A Rodeo Tradition

Charlie Daniels has been coming to Las Vegas since 1959, when he met one of his heroes, lounge legend Louis Prima.

He reckoned this trip to Las Vegas and the National Finals Rodeo was going to be a special one, too.

"It's their (NFR) 50th year and it's my 50th year, too," said Daniels, who is appearing at the Golden Nugget tonight.

A big rodeo fan, he was honored by the NFR to be part of the 50th anniversary celebration. The Charlie Daniels Band performed "Ghost Riders in the Sky" to open a session.

He was 23 years old, making his first trip to the West Coast, when his band, The Rockets, stopped here before heading to the California cities of Riverside, Barstow and Victorville for one-nighters.

Prima and Keely Smith were bringing down the house at The Sahara. Daniels and his bandmates not only saw the show but got to meet Prima.

"That was a big thrill. I was a big fan. And we were invited into Donald O'Connor's dressing room to meet him. It was a great night."


Jimmy Dean, often credited as the first country headliner in Las Vegas, took Elvis Presley's pharmaceutical advice just once.

Dean complained to Elvis one night that his schedule of two shows at the Desert Inn was wearing him out.

Elvis had the answer. He said he would have his doctor call the next day.

Sure enough, Dean, fortified by some little yellow "energy" pills, sailed through both shows the next night.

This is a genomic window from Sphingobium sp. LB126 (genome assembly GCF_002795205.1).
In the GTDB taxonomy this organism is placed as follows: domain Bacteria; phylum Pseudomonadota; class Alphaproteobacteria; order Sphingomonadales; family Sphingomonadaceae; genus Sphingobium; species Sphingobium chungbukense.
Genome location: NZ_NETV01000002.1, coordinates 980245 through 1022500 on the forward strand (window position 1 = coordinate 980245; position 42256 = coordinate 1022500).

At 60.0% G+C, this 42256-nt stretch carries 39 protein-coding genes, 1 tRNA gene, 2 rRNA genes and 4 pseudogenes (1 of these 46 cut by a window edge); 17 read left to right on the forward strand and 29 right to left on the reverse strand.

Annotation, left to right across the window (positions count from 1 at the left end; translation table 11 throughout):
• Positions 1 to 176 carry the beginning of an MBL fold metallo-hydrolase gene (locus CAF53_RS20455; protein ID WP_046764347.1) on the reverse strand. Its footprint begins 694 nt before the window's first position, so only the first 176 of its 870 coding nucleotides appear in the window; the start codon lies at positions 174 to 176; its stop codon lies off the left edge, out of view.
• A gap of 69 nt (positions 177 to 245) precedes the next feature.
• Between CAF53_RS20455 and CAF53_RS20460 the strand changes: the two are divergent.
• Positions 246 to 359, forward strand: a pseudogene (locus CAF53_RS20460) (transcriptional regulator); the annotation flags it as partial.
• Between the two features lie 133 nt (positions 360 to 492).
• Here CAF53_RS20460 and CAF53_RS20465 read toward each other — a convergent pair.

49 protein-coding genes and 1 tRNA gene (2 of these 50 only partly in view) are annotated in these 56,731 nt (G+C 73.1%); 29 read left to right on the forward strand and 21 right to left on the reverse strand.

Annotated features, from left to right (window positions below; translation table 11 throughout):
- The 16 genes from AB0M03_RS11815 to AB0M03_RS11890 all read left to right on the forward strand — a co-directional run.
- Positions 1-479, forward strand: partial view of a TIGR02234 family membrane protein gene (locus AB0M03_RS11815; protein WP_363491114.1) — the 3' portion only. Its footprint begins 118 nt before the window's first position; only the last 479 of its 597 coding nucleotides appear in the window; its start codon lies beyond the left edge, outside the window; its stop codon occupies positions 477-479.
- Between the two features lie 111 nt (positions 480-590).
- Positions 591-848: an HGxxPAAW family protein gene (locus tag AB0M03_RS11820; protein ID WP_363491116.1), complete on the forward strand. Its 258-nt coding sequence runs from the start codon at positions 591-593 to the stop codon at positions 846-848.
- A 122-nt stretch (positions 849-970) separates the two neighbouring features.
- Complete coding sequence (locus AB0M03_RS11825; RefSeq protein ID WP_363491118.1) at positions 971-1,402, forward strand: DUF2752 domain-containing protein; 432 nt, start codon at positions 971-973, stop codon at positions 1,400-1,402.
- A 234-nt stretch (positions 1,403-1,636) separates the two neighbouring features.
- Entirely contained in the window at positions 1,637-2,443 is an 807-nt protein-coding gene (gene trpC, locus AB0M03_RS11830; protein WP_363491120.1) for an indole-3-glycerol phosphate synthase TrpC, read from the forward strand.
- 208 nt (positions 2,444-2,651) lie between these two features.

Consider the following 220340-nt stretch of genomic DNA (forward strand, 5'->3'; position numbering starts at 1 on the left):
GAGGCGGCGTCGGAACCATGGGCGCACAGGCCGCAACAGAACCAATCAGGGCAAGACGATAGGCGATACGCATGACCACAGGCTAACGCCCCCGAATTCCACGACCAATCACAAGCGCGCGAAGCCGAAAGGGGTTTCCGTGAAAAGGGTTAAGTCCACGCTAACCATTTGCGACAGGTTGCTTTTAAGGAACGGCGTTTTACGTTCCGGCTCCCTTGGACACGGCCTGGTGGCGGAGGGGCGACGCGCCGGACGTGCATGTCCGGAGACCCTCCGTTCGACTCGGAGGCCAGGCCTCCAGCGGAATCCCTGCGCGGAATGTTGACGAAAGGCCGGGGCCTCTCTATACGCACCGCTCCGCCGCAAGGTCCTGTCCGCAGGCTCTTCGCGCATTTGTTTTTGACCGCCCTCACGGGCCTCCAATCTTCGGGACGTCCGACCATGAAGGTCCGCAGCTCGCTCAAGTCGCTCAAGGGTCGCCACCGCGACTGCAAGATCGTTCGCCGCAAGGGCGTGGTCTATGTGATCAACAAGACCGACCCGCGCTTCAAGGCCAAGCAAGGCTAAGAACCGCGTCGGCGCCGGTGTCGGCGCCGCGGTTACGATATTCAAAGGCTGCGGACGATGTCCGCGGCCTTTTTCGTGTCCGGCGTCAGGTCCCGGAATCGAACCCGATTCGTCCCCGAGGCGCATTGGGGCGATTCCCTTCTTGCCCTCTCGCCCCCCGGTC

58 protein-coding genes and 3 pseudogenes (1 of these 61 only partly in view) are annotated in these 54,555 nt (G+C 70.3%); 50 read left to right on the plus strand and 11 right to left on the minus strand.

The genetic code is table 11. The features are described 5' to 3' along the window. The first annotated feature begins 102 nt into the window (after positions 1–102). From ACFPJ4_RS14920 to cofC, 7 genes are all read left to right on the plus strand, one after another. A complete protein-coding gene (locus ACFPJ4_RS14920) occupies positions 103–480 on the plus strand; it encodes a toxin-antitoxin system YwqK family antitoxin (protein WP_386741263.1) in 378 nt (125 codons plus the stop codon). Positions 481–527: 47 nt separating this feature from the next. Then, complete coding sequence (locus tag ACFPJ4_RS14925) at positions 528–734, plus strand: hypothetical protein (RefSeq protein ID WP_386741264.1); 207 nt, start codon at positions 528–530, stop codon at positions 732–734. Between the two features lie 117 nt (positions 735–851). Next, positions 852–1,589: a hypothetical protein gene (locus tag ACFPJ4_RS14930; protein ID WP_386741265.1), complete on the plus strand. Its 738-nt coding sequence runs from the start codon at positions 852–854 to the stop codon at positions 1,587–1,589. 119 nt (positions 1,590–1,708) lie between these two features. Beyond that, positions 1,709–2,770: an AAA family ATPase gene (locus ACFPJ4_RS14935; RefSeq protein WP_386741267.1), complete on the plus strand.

That was the upside. The downside came when he tried going to sleep all revved up.

In an instant, he realized what had happened. He got up and flushed the pills down the toilet, he said in his book "Thirty Years in Sausage, Fifty Years of Ham."

That was half a lifetime ago. Now 80, he's been retired for so long that more people know him for his breakfast sausage than his songs.

Dean had hit it big in 1961 when "Big Bad John" topped both the contemporary and country charts. A year later, "P.T. 109," about John F. Kennedy's torpedo boat, reached Billboard's Top 10. "Big Bad John" won him a Grammy for Best Country & Western Recording and he parlayed his easygoing persona -- Elvis called him a "country genius S.O.B." -- into a television variety show that gave country music performers rare network exposure.

The high point of his acting career came when he landed the role of an eccentric Howard Hughes type in the 1971 James Bond film "Diamonds Are Forever," much of which was filmed in Las Vegas.

After his sausage pitchman career ended, he retired and lives in a home overlooking the James River near Richmond, Va.


Restaurateurs have the best stories.

I ran into old friend Roy Saunders on Friday at Rino Armeni's Pips Cucina & Wine Bar at Aliante Station.

Saunders was general manager at Prime, the Bellagio steakhouse, when I moved here in 1999.

Tiger Woods came in one night, recalled Saunders, and requested the Dover sole, but he wanted it blackened, in the New Orleans style with Cajun spices. With a fish that sweet and delicate, most chefs would wince at the request.

But it was Tiger Woods. "He came back at least 30 times for it," said Saunders, now general manager at MRKT, Aliante's signature steak and seafood restaurant.

Saunders' favorite high-roller story from his Prime days: One night a regular came in with friends. Everyone in the party of eight had a Caesar salad and a chicken entree, along with numerous bottles of Hardy Perfection cognac, which goes for $700 a shot and almost $20,000 a bottle.

When presented with the $109,000 check, the high roller picked up a spoon and tapped it against his water glass for an announcement. "Ladies and gentlemen, we have a new record."

Then he turned to Saunders and said "Make sure the waiters get 20 percent."

Norm Clarke can be reached at 702-383-0244 or norm@reviewjournal.com. Find additional sightings and more online at www.normclarke.com.